Pajamas? Easy. Fortune? Define that. Can you earn “a very large sum of money”? Can you be rich? According to this survey, less than 2% earned $350K+ in 2020. The majority earned $8-40K. The median household income in the USA for 2020 was $67.5K (statista).
Of course, you can make a fortune – somebody is! But can you make a fortune too? The odds are: no!
According to TheRichest and CelebrityNetWorth websites, the top 10 voice actors, who are uber-talented Hollywood level actors from top TV animated shows, have a net worth between $6 million going up to $500 million. Only if you’re in the top percent, maybe top 0.001%, can you earn a ‘fortune’.
A better question: Can you earn a decent living as a voice actor?
Yes. And, not so many people are even doing this. The majority of respondents in this 2020 data earned from $8K-40K, which is less than the median household income for the USA in 2020.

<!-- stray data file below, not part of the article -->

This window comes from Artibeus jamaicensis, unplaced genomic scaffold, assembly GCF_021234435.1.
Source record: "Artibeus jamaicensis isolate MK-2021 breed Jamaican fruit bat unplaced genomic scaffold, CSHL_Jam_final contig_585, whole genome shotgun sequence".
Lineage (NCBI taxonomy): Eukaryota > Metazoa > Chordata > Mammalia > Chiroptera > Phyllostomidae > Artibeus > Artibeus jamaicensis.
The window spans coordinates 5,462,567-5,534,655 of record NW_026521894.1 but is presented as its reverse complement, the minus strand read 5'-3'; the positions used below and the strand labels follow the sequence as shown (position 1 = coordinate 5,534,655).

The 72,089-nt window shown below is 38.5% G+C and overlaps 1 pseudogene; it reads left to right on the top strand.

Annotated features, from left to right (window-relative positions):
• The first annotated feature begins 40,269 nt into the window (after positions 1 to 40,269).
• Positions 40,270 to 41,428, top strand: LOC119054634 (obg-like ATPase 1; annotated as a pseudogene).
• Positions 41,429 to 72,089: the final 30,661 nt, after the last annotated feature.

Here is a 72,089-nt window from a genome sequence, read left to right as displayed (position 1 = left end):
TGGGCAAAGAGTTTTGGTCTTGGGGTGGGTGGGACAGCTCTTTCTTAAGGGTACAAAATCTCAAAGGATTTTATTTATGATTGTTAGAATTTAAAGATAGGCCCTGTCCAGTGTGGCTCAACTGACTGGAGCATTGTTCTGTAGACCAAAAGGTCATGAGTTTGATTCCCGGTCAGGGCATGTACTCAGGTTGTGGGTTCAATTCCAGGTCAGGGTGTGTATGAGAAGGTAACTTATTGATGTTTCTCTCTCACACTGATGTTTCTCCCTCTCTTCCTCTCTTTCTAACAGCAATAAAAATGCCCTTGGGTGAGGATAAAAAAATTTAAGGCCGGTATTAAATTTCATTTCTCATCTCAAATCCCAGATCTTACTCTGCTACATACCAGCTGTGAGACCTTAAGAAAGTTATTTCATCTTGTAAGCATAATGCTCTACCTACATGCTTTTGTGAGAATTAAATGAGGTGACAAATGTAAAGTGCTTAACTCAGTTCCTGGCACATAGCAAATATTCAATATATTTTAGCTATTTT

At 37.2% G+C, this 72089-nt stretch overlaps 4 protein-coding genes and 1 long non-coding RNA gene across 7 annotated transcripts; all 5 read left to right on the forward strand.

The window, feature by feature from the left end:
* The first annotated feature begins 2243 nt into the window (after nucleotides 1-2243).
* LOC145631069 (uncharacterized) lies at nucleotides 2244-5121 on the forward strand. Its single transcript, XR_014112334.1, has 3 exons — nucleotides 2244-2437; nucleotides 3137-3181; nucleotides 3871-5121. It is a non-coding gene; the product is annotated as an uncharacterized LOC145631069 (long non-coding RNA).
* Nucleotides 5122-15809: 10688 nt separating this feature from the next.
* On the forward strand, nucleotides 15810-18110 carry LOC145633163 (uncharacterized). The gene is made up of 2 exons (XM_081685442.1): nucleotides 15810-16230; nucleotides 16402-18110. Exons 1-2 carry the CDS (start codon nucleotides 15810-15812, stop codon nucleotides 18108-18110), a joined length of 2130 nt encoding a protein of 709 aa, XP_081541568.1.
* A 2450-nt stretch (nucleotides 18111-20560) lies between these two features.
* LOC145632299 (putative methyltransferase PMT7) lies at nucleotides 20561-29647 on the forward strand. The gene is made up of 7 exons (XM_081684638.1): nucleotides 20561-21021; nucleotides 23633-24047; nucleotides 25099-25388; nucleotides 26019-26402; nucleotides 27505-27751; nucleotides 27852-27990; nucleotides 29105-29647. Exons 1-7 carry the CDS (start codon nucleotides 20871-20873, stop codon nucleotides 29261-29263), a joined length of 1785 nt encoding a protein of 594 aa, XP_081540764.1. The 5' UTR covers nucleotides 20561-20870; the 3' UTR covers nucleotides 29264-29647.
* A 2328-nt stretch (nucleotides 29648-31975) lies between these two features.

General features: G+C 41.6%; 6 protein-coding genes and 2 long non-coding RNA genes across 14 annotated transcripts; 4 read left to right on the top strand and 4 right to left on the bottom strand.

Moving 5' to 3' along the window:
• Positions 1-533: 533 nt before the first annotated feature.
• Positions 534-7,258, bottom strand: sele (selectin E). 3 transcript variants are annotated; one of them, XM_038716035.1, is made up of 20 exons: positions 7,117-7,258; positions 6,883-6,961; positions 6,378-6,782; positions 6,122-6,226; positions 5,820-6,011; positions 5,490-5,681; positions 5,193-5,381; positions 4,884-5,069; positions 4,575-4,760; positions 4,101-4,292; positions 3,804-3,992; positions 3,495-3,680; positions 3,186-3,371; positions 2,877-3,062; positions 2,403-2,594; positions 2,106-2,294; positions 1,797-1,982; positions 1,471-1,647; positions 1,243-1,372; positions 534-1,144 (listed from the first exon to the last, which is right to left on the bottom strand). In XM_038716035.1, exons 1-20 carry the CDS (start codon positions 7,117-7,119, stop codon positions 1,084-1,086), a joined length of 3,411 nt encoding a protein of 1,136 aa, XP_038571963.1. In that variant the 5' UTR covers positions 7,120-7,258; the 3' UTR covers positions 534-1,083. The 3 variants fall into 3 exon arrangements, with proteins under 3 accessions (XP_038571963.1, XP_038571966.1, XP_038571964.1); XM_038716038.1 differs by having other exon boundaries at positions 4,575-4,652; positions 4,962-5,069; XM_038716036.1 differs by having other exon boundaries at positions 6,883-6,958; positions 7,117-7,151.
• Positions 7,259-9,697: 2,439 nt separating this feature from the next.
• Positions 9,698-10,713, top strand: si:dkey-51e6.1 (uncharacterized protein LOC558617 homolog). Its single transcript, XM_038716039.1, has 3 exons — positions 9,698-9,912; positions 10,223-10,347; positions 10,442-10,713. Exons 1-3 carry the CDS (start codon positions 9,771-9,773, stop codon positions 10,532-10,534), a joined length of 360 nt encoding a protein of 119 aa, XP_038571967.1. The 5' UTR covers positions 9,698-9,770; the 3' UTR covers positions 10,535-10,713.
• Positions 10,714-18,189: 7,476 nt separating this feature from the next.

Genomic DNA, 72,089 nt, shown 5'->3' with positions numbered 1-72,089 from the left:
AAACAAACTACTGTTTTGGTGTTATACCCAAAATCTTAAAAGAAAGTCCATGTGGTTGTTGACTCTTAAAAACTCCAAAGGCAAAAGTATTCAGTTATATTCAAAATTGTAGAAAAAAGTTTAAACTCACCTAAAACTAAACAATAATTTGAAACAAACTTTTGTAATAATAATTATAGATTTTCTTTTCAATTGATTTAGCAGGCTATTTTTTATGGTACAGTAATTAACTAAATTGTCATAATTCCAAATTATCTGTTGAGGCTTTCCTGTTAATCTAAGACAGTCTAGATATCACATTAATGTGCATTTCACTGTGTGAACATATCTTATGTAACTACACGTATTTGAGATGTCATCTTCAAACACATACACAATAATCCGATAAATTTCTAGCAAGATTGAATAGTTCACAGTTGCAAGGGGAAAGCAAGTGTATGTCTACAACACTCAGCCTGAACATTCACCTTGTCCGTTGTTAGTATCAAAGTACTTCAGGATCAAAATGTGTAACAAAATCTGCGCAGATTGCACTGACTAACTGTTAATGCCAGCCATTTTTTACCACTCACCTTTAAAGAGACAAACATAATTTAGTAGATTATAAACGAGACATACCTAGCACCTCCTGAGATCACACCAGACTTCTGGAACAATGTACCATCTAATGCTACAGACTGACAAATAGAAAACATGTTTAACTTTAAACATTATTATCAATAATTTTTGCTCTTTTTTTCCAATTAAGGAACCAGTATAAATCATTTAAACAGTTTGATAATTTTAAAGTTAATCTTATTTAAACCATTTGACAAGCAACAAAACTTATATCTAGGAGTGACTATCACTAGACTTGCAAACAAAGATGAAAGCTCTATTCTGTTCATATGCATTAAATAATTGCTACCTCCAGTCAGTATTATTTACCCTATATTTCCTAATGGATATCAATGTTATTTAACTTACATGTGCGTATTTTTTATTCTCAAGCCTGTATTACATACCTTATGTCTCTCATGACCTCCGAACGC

What is a decent living? That depends where you live, if you are also sharing a life with others, have dependents…. Again, define that and then look at the data. Yes, working from home is lovely and has it’s perks and drawbacks.
I think the most important thing is to look at the priorities of life, and how you want to live it. Can you run your own business by putting in the time and energy to develop your skills while you do what you can to build a clientele?
Feel free to contact me with specific questions or thoughts. I look forward to it.
You can find all the data from the survey here: https://www.voiceoversurvey.com/. Many thanks for the graphical images courtesy of this survey.